Considerations for Humanitarian Psycho-social response to the Nepal earthquakes
By Joseph O. Prewitt Diaz, PhD
As the aftershocks continue in Nepal, humanitarian assistance has been steadily on-going. From Nepal Government Reports, UN reports, NGO’s and the Red Cross appeals all posted on internet or circulated through news reports and the social media. Thee reader can surmise two points: (1) The Nepal earthquake and the sequel have had devastating social, psycho-social, medical, and public health consequences. (2) The community mobilization activities among the directly and indirectly affected people have not sufficiently explored the growing needs for getting back to a normal pre-disaster life. We have not heard whether community mobilization, past the immediate response has explored post-disaster redefinition of place in terms of appreciation for life, psycho-social nature of relationships, and the deeper impact in spirituality and religious faith.
The nature of the disaster, the loss of place and collective histories , the lack of health care, uncertainty of well-being of family and friends, and many aftershocks have surely resulted in increased levels of distress and fear. The resulting overt behavior expressed as distrust in the immediate response efforts from government and others, the disorganization of everyday community life, and the lack of information about the future have resulted in feelings of lack of safety and security. Neglect of marginalized groups such as the women, children, elderly, people with disabilities and other social outcasts increases psycho-social confusion and delayed disaster rehabilitation services.
Accessing the impacted people
After assuring safety and security, developing activities that assure calmness are in order. Usually people feel calmness when they feel in control of their lives, and their place. Usually allowing affected people to share in a group about their historic environment leads to an enhanced awareness of sense of place and calmness. These focused group, community walks, and informal chats would cover three themes: what makes our place unique, what activities or features of our place lead to continuity, and how our place helps us achieve our goals. Finally develop a functional definition of what the community members understand as well-being (resilience).
The beginning of a feeling of hope and looking at the future comes out of the answer to four questions:
(1) What do we want? Usual response is to satisfy basic needs, and begin to articulate what the future looks like—reconstruct the school, the health post, and a recreation space. They may want to generate a happy place. No matter what the affected people list looks like, there are going to be some cultural and environmental projects. The affected people will have to identify the social capital available in their place. They identify their situation, and as they look at problem solving, they develop solution focused activities that culminate in well-being i.e. resilience.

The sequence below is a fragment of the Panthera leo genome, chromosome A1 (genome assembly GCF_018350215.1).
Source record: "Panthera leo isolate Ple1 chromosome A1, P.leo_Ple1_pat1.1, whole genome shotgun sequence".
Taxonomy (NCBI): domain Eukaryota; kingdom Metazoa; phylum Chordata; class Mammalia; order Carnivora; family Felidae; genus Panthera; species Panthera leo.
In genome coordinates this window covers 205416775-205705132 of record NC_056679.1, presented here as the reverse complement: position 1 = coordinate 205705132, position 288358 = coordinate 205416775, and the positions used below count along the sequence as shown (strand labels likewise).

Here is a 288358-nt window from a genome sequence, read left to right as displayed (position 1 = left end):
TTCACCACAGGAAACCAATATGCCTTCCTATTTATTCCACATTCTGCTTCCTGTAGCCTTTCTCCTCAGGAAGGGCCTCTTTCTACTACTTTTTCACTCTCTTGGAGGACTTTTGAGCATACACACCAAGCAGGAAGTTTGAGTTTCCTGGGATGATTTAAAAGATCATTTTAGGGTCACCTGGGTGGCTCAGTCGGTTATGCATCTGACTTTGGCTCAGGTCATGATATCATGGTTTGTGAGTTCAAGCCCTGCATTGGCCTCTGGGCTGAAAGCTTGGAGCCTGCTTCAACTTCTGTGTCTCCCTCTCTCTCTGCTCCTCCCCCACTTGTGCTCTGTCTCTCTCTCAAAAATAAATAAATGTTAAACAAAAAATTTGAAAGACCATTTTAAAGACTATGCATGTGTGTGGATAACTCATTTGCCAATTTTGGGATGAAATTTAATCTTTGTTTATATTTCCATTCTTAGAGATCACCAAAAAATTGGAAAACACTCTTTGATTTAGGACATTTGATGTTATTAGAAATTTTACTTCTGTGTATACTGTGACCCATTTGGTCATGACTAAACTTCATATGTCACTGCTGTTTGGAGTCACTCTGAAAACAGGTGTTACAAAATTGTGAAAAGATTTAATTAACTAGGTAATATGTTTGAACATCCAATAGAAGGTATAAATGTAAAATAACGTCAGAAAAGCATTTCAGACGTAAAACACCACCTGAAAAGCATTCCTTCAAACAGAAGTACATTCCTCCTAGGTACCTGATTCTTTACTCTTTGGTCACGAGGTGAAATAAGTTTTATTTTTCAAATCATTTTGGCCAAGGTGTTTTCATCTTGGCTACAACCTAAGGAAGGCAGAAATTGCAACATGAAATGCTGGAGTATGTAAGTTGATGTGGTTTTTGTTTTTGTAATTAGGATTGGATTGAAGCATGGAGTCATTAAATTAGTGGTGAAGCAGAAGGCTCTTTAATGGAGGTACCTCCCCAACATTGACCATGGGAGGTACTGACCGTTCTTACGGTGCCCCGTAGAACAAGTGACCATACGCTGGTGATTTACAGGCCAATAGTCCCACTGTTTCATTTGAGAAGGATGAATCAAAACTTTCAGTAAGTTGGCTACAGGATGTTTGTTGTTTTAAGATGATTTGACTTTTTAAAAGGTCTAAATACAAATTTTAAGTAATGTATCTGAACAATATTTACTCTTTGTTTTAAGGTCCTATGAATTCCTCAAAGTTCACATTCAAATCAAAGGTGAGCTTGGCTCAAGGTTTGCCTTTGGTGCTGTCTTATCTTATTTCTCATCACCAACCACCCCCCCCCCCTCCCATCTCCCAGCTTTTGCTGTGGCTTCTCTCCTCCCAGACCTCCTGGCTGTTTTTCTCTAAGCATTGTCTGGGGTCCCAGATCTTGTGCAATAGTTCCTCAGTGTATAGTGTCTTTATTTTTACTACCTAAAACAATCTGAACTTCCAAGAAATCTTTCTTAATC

(2) What do we have? The affected people identify the social capital available in their place, such as the number of people willing to work by skill sets, prior experience or private resources such as land or a water hole. Social capital interaction serves a different role: (1) brings together people with common interests and activities, and (2) identifies human spot where tension exists. Ultimately, social capital activities open a space for psycho-social support in the area of bonding or bridging activities, thus linking social capital with community mobilization.
(3) How do we reshape our place? The affected people may actively engage in re-establishing their place and mobilizing human capital. How the affected people organize themselves to achieve their objective. Identify external stakeholders, develop a plan, visit with government officials, and engage others, such as faith based groups. Re-establishment of place provides the opportunity for the development of a stronger sense of place. The more people involved in place shaping activities the greater the social capital developed.
(4) How do we know we have achieved well being-resilience? The affected people develop a set of objective with specific tasks, timeline, and person responsible. They will have a written vision of what the finished product looks like. Usually a trusted elderly person will keep a record of the number of people who worked, how many hours, what resources came from the community and which came from external stakeholders. The leadership of the place will organize information activities usually an evening meal at intervals to inform people of the completion of task and celebrate their accomplishments, the relationship among the people, and the social mix that these activities have generated.